Heather Mack

Heather Mack, Tommy Schaefer Charged in U.S. Indictment With Conspiring to Kill Mack's Mother

Court records show Mack and Schaefer traded text messages ranging from giddy to tense all the way up to the murder on Aug. 12, 2014. They called each other Bonnie and Clyde and used the phrase “saying hi” as code for the killing, records show.

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Heather Mack and Tommy Schaefer are charged with conspiring to kill Mack’s mother, Sheila von Wiese-Mack, in a federal indictment filed in 2017 and briefly unsealed Wednesday in Chicago’s federal court.

Mack and Schaefer are also charged with an obstruction of justice charge in the three-count indictment, which became public as Mack was expected to arrive at Chicago’s O’Hare Airport on Wednesday morning. The indictment was then re-sealed.

The five-page document lists a series of actions by Mack and Schaefer, including an exchange of text messages discussing how to kill von Wiese-Mack and then the killing.

Mack and Schaefer are charged with two conspiracy counts. They also face a charge alleging they “destroyed, mutilated and concealed objects.”

The highly anticipated charges signal a new chapter in an international legal drama that has lasted more than seven years, beginning when the body of Mack’s mother was discovered inside a suitcase left in a taxi outside the St. Regis Bali Resort on Aug. 12, 2014.

Mack and her then-boyfriend, Schaefer, were arrested the next day in Indonesia and sentenced by the court overseas. Schaefer was sentenced to 18 years in prison for battering von Wiese-Mack to death, and Mack was sentenced to 10 years for helping.

Late Tuesday, Mack attorney Brian Claypool warned “it’s gonna be a war” if U.S. authorities arrested Mack.

“It’s gonna be a dogfight, because they are being punitive toward Heather,” he said.

Mack gave birth to Stella, Schaefer’s daughter, during the couple’s 2015 trial. Meanwhile, the Chicago Sun-Times reported in August 2015 that the murder had also prompted an investigation by U.S. authorities.

This summer, another attorney who represented Mack in Bali told the Sun-Times he expected Mack’s release from prison in Indonesia in October due to “good behavior.” She was released from the prison last week after serving seven years and two months of her 10-year sentence.

Mack then stayed at an immigration detention center for four days while waiting for her flight tickets and travel documents ahead of her deportation to the United States. Indonesian officials have asked that Mack be banned from the country for life.

Claypool said arrangements had originally been made for Mack to fly into Los Angeles, but he said the FBI contacted Mack a few days ago and told her she would be flying to Chicago.

Though Mack had purportedly asked that Stella, now 6, remain with her foster family overseas, Indonesian officials refused to allow it, saying “minors must be accompanied by their mothers when their mothers are deported.”

“She is just planning to spend time with her daughter because for almost three years, she is not with her daughter,” Mack’s Bali attorney, Yulius Benyamin Seran, told the Sun-Times Tuesday shortly after he said goodbye to his client.

Seran said he was accompanied to the airport in Bali by the husband of the Australian woman who served as Stella’s foster mother while Mack was in prison.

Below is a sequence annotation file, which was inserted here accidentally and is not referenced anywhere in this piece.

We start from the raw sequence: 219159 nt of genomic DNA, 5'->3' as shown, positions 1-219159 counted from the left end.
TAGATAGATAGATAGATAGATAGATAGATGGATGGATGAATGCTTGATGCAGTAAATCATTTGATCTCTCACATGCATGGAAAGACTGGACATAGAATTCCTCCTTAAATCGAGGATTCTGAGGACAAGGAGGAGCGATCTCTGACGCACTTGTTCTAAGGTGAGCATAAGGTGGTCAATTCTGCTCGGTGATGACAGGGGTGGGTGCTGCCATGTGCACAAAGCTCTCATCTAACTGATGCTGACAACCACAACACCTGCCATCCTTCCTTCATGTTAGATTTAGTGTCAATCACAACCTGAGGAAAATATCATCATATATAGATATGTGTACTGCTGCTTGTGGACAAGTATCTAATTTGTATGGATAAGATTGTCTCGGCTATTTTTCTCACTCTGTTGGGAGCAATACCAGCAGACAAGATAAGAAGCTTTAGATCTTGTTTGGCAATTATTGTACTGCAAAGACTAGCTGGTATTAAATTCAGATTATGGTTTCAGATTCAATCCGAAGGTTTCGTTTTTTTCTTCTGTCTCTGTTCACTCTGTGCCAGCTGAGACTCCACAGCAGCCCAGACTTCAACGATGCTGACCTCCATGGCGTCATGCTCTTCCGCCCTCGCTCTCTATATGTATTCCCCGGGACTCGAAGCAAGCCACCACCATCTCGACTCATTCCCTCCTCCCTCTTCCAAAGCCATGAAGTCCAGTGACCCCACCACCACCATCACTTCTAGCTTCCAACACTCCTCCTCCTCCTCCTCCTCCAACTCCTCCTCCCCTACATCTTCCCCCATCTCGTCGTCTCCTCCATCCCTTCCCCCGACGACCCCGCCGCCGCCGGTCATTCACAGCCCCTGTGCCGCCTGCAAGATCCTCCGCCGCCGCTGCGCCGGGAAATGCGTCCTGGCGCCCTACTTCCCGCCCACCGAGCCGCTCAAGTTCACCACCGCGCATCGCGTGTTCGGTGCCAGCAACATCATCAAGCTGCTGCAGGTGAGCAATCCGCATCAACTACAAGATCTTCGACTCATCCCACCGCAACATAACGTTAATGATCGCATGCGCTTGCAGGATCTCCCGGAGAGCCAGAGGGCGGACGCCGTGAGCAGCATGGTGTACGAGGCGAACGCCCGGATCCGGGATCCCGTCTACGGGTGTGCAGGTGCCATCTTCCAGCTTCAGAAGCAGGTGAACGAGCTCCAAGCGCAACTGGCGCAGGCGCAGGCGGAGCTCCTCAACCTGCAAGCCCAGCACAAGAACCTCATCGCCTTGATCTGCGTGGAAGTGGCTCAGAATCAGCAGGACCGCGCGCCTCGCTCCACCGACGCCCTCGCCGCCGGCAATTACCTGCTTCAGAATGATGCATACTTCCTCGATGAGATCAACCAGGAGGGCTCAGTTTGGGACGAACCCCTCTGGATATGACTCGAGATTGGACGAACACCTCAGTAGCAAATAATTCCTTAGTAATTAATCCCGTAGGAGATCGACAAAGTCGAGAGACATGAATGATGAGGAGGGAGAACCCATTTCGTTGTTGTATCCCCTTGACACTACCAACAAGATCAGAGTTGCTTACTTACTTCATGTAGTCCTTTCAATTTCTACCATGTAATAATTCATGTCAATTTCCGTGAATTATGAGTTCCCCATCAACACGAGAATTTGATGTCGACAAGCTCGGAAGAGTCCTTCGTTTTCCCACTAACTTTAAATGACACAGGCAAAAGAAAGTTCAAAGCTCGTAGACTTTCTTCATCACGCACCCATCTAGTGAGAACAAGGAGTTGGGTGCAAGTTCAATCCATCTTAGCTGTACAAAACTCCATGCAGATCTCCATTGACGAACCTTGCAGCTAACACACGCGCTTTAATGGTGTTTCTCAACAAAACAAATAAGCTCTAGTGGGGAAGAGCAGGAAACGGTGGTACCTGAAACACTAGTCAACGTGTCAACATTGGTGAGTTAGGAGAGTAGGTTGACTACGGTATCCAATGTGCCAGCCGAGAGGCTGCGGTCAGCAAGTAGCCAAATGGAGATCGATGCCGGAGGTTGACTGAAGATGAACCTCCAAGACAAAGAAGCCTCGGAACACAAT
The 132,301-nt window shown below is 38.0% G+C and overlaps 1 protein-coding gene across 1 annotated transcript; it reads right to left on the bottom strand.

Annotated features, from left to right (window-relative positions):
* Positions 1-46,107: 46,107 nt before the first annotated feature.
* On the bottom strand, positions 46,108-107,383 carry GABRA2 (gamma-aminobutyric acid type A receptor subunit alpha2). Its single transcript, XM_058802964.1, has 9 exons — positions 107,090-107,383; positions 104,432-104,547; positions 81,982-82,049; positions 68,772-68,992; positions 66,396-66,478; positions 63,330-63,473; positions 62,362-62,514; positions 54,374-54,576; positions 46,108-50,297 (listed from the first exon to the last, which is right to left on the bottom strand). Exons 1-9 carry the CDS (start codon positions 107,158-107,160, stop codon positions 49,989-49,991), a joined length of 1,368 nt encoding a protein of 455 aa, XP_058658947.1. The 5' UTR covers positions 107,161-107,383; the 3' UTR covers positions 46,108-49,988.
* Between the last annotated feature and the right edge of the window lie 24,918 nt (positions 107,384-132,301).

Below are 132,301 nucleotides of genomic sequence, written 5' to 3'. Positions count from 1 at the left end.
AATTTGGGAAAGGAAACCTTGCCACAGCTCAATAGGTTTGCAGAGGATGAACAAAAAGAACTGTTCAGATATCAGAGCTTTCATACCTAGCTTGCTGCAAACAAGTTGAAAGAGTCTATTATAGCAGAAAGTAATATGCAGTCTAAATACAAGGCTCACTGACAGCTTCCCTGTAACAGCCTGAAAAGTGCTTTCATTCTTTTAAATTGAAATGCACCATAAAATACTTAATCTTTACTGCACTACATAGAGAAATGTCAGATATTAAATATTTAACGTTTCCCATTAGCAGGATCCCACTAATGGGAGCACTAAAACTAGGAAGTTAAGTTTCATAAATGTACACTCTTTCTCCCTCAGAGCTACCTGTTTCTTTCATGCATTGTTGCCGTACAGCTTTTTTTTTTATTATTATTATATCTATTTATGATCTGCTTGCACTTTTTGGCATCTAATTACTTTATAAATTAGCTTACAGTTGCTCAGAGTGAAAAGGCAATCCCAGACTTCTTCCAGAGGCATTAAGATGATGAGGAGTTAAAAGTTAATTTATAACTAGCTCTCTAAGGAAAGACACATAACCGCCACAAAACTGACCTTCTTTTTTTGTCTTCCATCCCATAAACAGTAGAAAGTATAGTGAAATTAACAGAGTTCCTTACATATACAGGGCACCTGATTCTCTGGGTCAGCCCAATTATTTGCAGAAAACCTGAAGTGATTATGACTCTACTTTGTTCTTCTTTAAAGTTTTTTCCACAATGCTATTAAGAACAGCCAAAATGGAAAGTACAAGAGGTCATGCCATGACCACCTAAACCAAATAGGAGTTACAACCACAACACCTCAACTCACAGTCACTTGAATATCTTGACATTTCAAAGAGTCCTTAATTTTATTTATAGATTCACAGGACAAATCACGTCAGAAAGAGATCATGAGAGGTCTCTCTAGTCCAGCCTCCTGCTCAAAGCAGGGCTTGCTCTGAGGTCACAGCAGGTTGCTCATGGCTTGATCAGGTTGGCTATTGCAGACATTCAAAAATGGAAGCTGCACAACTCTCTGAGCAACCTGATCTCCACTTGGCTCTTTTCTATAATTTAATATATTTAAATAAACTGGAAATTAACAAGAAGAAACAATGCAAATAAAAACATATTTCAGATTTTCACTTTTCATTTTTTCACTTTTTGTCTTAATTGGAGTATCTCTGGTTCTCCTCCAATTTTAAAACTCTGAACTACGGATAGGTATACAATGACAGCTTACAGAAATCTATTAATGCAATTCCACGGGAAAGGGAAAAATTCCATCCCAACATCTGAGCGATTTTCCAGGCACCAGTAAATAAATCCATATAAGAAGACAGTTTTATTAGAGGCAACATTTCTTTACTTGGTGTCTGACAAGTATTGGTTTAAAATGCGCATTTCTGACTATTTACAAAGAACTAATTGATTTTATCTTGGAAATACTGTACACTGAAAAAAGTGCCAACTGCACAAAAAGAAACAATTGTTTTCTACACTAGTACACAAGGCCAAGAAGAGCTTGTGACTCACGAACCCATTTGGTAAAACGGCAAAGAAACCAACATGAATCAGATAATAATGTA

“Everyone was crying because they love Stella,” Seran said.

Claypool said an emergency hearing was held in Cook County probate court Tuesday to make arrangements for Stella to be placed with a temporary guardian in the event of her mother’s arrest. Stella’s foster mother also flew with Mack and Stella to Chicago, he said.

Schaefer’s cousin, Robert Bibbs, was prosecuted in Chicago’s federal court and sentenced in 2017 to nine years in prison after pleading guilty to a conspiracy to commit the foreign murder of a U.S. national. Records show he is due to be released from prison in December 2024, meaning he’s on track to serve slightly more time than Mack has, so far.

Still, federal prosecutors wrote in 2017 that Bibbs was “significantly less culpable than Schaefer and Mack,” having only encouraged and advised Schaefer and Mack on the killing without leaving the United States. The feds suggested in 2017 that Schaefer and Mack would have faced a likely prison sentence of at least 24 years had they been prosecuted here.

Claypool said Tuesday that it “doesn’t matter. You can’t have two bites at the apple.”

Signs have long pointed to a possible U.S. prosecution if Mack returned home, though. Her attorneys even acknowledged the existence of a U.S. grand jury investigation.

Federal prosecutors have said von Wiese-Mack was bludgeoned to death with the metal handle of a fruit stand so that Mack, Schaefer and Bibbs could enrich themselves with the proceeds of von Wiese-Mack’s $1.5 million estate.

Mack’s father was the highly regarded jazz and classical composer James Mack, who died at age 76 in 2006. Oak Park police said in 2014 they had been called to the family’s home 86 times in 10 years.

Court records show Mack and Schaefer traded text messages ranging from giddy to tense all the way up to the murder on Aug. 12, 2014. They called each other Bonnie and Clyde and used the phrase “saying hi” as code for the killing, records show.

About two-and-a-half hours after the text messages ended, the pair took a loaded luggage cart to the resort’s entrance and placed a large suitcase and other items into the trunk of a taxi before re-entering the resort and fleeing the property through another exit.

Von Wiese-Mack’s body was later found in the suitcase placed in the cab by Mack and Schaefer.

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